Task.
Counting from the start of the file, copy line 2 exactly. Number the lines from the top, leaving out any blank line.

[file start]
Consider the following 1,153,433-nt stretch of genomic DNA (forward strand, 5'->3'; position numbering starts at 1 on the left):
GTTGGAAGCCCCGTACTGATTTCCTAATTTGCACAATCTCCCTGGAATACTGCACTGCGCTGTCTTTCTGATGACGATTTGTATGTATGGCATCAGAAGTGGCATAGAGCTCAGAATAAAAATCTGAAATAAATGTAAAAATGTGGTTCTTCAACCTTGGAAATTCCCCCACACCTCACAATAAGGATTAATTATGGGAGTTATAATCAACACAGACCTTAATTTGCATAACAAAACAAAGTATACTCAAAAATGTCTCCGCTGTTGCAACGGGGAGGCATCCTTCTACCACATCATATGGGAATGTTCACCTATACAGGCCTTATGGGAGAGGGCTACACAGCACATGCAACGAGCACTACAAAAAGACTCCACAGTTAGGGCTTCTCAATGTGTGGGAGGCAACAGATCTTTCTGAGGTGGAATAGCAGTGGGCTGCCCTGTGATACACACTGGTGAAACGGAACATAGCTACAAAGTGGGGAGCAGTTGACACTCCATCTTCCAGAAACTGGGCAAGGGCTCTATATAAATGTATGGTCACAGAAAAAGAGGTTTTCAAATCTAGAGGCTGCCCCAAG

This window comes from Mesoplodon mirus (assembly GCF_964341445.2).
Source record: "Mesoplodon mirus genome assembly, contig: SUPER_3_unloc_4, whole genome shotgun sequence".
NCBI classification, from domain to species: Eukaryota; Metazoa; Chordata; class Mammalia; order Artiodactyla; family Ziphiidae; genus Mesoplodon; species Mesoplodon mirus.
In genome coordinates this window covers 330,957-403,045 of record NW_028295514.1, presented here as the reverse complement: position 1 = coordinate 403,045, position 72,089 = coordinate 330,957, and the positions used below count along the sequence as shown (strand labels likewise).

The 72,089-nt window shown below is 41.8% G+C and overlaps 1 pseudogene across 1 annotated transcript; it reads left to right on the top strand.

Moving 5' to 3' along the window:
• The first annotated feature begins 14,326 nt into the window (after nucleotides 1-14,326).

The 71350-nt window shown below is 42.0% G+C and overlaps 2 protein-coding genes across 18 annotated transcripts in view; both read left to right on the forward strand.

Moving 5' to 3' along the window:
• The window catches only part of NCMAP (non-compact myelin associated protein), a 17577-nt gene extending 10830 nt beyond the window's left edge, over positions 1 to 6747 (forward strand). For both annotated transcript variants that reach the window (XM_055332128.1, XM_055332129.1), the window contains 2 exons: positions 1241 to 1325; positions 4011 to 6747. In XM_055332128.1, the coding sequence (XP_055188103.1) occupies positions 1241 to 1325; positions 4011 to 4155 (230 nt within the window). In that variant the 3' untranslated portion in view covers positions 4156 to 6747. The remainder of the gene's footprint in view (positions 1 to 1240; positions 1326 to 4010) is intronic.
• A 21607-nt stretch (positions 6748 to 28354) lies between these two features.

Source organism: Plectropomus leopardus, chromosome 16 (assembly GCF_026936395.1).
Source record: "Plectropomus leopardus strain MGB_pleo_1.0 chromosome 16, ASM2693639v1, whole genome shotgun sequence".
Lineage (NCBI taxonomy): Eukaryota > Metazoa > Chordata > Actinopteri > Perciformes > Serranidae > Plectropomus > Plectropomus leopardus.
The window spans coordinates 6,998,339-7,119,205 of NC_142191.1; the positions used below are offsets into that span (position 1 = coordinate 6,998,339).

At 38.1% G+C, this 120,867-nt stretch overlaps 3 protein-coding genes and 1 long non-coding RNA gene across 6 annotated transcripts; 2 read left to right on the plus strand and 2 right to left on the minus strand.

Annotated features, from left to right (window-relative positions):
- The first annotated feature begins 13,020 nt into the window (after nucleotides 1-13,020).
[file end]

GTTGGAAGCCCCGTACTGATTTCCTAATTTGCACAATCTCCCTGGAATACTGCACTGCGCTGTCTTTCTGATGACGATTTGTATGTATGGCATCAGAAGTGGCATAGAGCTCAGAATAAAAATCTGAAATAAATGTAAAAATGTGGTTCTTCAACCTTGGAAATTCCCCCACACCTCACAATAAGGATTAATTATGGGAGTTATAATCAACACAGACCTTAATTTGCATAACAAAACAAAGTATACTCAAAAATGTCTCCGCTGTTGCAACGGGGAGGCATCCTTCTACCACATCATATGGGAATGTTCACCTATACAGGCCTTATGGGAGAGGGCTACACAGCACATGCAACGAGCACTACAAAAAGACTCCACAGTTAGGGCTTCTCAATGTGTGGGAGGCAACAGATCTTTCTGAGGTGGAATAGCAGTGGGCTGCCCTGTGATACACACTGGTGAAACGGAACATAGCTACAAAGTGGGGAGCAGTTGACACTCCATCTTCCAGAAACTGGGCAAGGGCTCTATATAAATGTATGGTCACAGAAAAAGAGGTTTTCAAATCTAGAGGCTGCCCCAAG